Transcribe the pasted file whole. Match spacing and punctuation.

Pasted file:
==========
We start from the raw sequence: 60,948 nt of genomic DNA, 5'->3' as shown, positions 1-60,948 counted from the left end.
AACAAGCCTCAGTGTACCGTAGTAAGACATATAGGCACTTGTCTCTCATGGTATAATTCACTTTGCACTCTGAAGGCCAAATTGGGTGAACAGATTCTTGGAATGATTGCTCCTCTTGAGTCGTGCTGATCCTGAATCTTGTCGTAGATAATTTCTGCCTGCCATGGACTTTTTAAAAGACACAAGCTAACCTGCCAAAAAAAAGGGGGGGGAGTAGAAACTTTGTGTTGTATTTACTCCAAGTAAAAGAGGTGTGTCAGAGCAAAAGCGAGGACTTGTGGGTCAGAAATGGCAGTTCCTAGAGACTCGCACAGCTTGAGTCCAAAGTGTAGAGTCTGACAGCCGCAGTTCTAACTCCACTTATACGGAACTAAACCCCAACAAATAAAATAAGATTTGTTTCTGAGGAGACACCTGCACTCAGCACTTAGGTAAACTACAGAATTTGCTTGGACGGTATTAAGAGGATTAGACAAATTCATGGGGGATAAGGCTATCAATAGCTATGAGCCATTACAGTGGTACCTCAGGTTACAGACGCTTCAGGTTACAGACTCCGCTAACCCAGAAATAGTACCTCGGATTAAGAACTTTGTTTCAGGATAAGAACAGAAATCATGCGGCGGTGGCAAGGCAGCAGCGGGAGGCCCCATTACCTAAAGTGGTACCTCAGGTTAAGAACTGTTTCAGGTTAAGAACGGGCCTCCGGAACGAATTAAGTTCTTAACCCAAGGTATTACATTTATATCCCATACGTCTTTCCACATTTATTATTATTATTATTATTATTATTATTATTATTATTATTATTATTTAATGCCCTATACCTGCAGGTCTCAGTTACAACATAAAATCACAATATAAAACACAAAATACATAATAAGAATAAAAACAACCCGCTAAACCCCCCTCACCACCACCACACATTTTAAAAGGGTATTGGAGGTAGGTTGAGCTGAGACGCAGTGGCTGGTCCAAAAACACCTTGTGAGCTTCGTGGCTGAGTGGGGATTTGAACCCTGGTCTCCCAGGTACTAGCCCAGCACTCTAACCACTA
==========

We start from the raw sequence: 60,948 nt of genomic DNA, 5'->3' as shown, positions 1-60,948 counted from the left end.
AACAAGCCTCAGTGTACCGTAGTAAGACATATAGGCACTTGTCTCTCATGGTATAATTCACTTTGCACTCTGAAGGCCAAATTGGGTGAACAGATTCTTGGAATGATTGCTCCTCTTGAGTCGTGCTGATCCTGAATCTTGTCGTAGATAATTTCTGCCTGCCATGGACTTTTTAAAAGACACAAGCTAACCTGCCAAAAAAAAGGGGGGGGAGTAGAAACTTTGTGTTGTATTTACTCCAAGTAAAAGAGGTGTGTCAGAGCAAAAGCGAGGACTTGTGGGTCAGAAATGGCAGTTCCTAGAGACTCGCACAGCTTGAGTCCAAAGTGTAGAGTCTGACAGCCGCAGTTCTAACTCCACTTATACGGAACTAAACCCCAACAAATAAAATAAGATTTGTTTCTGAGGAGACACCTGCACTCAGCACTTAGGTAAACTACAGAATTTGCTTGGACGGTATTAAGAGGATTAGACAAATTCATGGGGGATAAGGCTATCAATAGCTATGAGCCATTACAGTGGTACCTCAGGTTACAGACGCTTCAGGTTACAGACTCCGCTAACCCAGAAATAGTACCTCGGATTAAGAACTTTGTTTCAGGATAAGAACAGAAATCATGCGGCGGTGGCAAGGCAGCAGCGGGAGGCCCCATTACCTAAAGTGGTACCTCAGGTTAAGAACTGTTTCAGGTTAAGAACGGGCCTCCGGAACGAATTAAGTTCTTAACCCAAGGTATTACATTTATATCCCATACGTCTTTCCACATTTATTATTATTATTATTATTATTATTATTATTATTATTATTATTATTTAATGCCCTATACCTGCAGGTCTCAGTTACAACATAAAATCACAATATAAAACACAAAATACATAATAAGAATAAAAACAACCCGCTAAACCCCCCTCACCACCACCACACATTTTAAAAGGGTATTGGAGGTAGGTTGAGCTGAGACGCAGTGGCTGGTCCAAAAACACCTTGTGAGCTTCGTGGCTGAGTGGGGATTTGAACCCTGGTCTCCCAGGTACTAGCCCAGCACTCTAACCACTA